Dental Treatment Evolving with Digital Technology (Part 8)
The second part: How Should We View ‘Teledentistry’?
The New Options under the COVID-19 Pandemic
The first part of the article on teledentistry (dental telemedicine) has developed for patients and hospital systems with difficult access to medical care and has received particular attention in recent years. In the second part, we continue our discussion of teledentistry as validated by the Corona Disaster.
As dentists, we are seriously concerned about cutting teeth down even slightly based on academic 'guidelines' and treatment principles of academic societies and hospitals, including analysis of many papers that have been accumulated over long years of treatment. Even mouths that look the same are different from person to person. As well as looking at it externally with the eyes, we also need to know information from the mouth, such as the strength of the bite, the amount of saliva and tongue movement, from the body in various ways, such as whether the lymph nodes under the jaw are swollen by palpation. The dentist then deeply cares about the effect of the treatment on the patient's entire mouth and body, including whether the patient will remain in good condition for a long time after the symptoms are gone (prognosis).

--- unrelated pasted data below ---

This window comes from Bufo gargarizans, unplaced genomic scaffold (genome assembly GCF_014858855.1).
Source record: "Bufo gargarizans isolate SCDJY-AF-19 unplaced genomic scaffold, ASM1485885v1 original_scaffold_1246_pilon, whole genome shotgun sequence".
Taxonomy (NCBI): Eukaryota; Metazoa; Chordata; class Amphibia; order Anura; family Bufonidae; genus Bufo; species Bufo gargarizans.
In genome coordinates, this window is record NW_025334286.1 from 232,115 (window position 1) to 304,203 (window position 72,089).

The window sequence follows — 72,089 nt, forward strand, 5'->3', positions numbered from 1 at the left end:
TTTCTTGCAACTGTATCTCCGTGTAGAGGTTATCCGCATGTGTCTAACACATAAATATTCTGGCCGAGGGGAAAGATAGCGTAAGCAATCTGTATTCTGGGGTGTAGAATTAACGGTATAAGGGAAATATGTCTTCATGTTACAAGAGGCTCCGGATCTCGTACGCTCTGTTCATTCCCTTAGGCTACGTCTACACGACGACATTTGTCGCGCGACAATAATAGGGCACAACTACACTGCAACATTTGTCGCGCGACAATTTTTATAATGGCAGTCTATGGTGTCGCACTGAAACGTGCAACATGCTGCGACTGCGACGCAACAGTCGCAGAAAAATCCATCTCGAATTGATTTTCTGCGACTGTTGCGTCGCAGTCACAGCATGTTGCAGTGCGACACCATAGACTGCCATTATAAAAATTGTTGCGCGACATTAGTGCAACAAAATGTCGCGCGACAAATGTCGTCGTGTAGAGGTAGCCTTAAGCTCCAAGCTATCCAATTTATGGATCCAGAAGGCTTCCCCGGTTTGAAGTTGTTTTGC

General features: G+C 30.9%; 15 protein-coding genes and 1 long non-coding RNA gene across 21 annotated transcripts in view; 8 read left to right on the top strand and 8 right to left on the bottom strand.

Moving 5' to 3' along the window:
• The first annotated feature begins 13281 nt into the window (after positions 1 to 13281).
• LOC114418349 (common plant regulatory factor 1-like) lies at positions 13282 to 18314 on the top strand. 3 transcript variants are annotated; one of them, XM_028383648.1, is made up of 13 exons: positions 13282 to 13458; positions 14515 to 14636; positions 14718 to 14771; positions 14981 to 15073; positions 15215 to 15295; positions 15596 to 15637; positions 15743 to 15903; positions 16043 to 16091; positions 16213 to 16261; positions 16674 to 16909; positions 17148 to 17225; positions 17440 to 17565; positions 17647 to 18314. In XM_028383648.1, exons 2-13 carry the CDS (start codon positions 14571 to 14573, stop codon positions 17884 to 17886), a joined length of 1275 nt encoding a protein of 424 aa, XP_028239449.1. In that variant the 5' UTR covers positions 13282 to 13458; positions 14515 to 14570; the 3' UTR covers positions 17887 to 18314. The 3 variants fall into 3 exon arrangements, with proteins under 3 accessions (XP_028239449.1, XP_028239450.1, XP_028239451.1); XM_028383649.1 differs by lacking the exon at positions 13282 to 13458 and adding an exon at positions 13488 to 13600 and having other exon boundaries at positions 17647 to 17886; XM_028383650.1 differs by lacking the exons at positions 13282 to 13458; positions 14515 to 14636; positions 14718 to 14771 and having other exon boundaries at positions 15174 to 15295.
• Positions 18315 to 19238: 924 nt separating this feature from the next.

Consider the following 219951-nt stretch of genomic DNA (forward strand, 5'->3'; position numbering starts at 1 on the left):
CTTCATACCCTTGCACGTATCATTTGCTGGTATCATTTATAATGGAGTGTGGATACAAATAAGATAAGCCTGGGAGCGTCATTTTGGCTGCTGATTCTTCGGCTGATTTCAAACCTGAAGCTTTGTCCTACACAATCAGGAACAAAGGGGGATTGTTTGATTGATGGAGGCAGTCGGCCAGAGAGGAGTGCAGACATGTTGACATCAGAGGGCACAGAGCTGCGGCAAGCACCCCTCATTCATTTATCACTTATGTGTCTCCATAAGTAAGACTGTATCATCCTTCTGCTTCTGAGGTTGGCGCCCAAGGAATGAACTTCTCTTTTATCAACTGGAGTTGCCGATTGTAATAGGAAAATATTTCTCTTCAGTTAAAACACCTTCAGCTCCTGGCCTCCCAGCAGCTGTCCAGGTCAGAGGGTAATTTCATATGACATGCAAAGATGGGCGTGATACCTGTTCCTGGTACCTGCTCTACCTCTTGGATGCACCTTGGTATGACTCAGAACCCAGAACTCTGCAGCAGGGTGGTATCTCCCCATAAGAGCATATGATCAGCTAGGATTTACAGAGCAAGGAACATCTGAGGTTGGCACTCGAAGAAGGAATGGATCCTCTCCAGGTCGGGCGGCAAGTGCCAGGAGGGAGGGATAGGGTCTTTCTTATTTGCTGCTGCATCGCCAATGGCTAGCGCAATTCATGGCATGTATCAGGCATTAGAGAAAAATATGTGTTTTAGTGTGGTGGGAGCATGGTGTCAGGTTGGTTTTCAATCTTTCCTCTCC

Some dentists who are not positive about teledentistry say that it is trickle-down technology from medicine and might not lead to a fundamental solution in dentistry, which has strong surgical factors¹⁾. In addition, some cautious parties are concerned about HIPAA regulations on personal information¹⁾.
HIPAA (Health Insurance Portability and Accountability) is a procedure for handling personal information enacted by the US Congress in 1996 and is essential for digitisation. It is still widely referenced today for the principle of using anonymised information where researchers do not know whose data is being treated. The following year, however, the risks of anonymised information were made known in a paper report announcing the principle by successfully estimating the name of the Massachusetts Governor's disease by publicly accessible information²⁾. Various trials followed, and in 2010 a law, HITEC (Health Information Technology for Economic and Clinical Health), was created to provide rules and penalties for the business use of anonymised data. Contracts, penalties, and security measures became necessary because the risk of being identified will always remain even if data is anonymised³⁾⁴⁾. Thus, the cautious view is certainly plausible, and there is a good deal of background we can not say that it is convenient to easily consult medical advice via iPhone photos.
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